Enterohemorrhagic Escherichia coli (EHEC) O157:H7 causes hemorrhagic diarrhea and potentially fatal renal failure in humans. Ruminants are considered to be the primary reservoir for human infection. Vaccines that reduce shedding in cattle are only partially protective, and their underlying protective mechanisms are unknown. Studies investigating the response of cattle to colonization generally focus on humoral immunity, leaving the role of cellular immunity unclear. To inform future vaccine development, we studied the cellular immune responses of cattle during EHEC O157:H7 colonization. Calves were challenged either with a phage type 21/28 (PT21/28) strain possessing the Shiga toxin 2a (Stx2a) and Stx2c genes or with a PT32 strain possessing the Stx2c gene only. T-helper cell-associated transcripts at the terminal rectum were analyzed by reverse transcription-quantitative PCR (RT-qPCR). Induction of gamma interferon (IFN- ) and T-bet was observed with peak expression of both genes at 7 days in PT32-challenged calves, while upregulation was delayed, peaking at 21 days, in PT21/28-challenged calves. Cells isolated from gastrointestinal lymph nodes demonstrated antigen-specific proliferation and IFN- release in response to type III secreted proteins (T3SPs); however, responsiveness was suppressed in cells isolated from PT32-challenged calves. Lymph node cells showed increased expression of the proliferation marker Ki67 in CD4 T cells from PT21/28-challenged calves, NK cells from PT32-challenged calves, and CD8 and T cells from both PT21/28- and PT32-challenged calves following ex vivo restimulation with T3SPs. This study demonstrates that cattle mount cellular immune responses during colonization with EHEC O157: H7, the temporality of which is strain dependent, with further evidence of strain-specific immunomodulation.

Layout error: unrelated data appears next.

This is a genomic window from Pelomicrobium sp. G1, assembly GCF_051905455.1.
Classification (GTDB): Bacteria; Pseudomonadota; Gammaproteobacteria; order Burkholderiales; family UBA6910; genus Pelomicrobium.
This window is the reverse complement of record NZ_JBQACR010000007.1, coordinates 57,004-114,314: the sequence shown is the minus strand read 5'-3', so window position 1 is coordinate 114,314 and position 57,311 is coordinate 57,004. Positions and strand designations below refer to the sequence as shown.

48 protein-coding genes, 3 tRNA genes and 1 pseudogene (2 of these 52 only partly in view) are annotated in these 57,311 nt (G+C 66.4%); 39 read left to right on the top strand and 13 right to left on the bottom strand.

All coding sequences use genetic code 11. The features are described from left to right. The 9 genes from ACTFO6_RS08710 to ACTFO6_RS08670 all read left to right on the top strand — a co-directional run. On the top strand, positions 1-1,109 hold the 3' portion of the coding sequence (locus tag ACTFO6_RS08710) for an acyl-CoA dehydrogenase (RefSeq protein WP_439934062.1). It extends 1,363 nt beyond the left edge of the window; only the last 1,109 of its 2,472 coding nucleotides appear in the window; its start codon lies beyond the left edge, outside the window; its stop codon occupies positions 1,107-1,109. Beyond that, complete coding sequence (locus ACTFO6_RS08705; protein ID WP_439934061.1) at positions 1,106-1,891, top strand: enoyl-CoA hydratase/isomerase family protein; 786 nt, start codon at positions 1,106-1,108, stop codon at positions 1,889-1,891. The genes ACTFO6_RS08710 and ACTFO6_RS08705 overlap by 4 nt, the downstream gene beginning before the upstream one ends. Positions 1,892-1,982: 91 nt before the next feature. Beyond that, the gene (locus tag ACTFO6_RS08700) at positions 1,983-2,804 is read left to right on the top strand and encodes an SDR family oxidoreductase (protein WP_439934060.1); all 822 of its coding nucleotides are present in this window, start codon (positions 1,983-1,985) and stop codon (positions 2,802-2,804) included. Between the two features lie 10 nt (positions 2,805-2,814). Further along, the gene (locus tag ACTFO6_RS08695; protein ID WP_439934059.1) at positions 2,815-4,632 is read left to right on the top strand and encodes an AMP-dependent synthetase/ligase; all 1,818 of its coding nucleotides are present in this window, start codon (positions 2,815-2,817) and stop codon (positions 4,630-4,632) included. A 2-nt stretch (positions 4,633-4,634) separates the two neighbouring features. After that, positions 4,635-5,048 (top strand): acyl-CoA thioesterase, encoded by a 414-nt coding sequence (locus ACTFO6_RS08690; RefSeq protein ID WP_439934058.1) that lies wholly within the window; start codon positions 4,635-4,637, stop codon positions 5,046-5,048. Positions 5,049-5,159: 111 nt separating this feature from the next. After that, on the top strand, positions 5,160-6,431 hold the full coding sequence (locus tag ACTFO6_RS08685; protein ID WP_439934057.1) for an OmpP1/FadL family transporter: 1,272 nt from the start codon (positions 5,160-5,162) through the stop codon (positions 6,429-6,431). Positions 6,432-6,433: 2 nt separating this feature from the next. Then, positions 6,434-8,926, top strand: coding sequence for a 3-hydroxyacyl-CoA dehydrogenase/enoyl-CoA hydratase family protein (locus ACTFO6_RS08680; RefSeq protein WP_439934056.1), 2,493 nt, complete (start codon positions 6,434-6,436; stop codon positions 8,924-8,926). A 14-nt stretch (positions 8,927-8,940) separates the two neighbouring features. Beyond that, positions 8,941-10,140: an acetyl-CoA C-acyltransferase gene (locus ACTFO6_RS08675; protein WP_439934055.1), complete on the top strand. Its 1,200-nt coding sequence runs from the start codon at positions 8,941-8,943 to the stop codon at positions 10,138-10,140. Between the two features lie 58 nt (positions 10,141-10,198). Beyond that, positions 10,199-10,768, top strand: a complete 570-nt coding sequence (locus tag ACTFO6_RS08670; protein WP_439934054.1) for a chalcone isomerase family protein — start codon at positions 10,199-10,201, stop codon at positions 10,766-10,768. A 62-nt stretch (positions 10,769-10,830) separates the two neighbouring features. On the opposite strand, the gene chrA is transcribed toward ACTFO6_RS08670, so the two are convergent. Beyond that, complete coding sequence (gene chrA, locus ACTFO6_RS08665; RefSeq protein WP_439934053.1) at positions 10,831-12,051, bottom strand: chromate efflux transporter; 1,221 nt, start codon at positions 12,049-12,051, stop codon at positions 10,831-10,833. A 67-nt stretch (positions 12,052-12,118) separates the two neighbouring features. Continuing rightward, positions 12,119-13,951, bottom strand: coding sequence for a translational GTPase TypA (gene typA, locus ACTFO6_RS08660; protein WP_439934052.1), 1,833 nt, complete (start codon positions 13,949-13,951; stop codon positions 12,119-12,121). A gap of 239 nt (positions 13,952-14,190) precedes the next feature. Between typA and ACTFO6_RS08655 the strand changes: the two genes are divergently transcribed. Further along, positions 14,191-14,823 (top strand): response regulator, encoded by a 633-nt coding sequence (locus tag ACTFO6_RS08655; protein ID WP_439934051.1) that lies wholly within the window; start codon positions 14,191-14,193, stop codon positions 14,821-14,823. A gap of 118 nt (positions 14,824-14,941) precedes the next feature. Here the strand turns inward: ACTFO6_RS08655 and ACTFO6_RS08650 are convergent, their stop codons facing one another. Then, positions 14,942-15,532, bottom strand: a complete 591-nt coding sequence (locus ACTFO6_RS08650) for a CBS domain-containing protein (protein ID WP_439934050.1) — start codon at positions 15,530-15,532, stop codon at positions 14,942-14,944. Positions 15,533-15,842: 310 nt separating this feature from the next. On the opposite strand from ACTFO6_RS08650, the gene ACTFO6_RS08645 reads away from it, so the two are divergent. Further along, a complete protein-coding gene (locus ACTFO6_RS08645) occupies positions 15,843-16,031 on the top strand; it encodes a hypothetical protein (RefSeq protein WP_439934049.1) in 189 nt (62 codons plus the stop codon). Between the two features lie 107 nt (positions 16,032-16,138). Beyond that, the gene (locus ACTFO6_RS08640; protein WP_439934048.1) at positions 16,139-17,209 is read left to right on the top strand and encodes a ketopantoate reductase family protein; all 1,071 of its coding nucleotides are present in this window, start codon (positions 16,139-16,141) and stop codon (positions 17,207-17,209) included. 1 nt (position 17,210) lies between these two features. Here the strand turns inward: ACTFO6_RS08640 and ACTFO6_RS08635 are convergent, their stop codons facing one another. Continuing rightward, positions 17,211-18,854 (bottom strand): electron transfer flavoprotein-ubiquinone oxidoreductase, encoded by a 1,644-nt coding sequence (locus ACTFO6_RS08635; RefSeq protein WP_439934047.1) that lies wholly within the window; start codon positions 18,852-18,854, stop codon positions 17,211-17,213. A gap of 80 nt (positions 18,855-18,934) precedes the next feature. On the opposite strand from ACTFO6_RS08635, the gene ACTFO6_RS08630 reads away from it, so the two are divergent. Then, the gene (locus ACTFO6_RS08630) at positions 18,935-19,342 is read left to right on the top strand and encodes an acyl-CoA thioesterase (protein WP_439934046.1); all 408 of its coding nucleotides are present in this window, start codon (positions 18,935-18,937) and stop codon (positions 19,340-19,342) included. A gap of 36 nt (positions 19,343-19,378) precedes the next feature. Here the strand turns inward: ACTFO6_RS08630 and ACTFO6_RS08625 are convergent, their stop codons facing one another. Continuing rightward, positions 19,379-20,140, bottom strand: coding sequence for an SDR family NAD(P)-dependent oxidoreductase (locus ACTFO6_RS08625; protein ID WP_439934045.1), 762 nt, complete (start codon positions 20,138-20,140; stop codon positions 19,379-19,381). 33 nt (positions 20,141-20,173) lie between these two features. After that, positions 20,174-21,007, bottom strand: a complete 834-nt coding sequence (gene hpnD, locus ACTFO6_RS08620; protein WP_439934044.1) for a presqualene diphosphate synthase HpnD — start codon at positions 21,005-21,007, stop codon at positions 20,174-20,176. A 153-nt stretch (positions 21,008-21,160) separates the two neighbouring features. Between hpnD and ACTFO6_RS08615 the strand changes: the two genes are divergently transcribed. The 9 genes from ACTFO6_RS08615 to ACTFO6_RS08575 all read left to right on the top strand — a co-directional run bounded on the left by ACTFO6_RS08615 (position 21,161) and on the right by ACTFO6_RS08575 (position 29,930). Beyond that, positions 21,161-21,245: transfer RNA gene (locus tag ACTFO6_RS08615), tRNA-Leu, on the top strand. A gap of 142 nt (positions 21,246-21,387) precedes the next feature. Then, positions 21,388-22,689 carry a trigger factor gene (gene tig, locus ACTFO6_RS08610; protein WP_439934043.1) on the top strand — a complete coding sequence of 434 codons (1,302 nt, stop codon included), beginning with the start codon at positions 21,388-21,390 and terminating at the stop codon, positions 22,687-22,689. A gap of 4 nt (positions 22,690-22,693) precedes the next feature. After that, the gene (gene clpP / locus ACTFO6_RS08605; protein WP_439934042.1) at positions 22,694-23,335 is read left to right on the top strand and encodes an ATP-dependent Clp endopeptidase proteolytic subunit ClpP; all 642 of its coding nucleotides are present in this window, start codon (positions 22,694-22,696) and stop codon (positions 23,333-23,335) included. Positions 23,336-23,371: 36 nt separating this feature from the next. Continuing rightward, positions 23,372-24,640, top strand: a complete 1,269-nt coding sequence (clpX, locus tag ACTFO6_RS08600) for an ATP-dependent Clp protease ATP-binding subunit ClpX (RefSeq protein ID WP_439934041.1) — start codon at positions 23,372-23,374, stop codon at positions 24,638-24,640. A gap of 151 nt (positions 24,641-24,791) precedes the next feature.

- Escherichia coli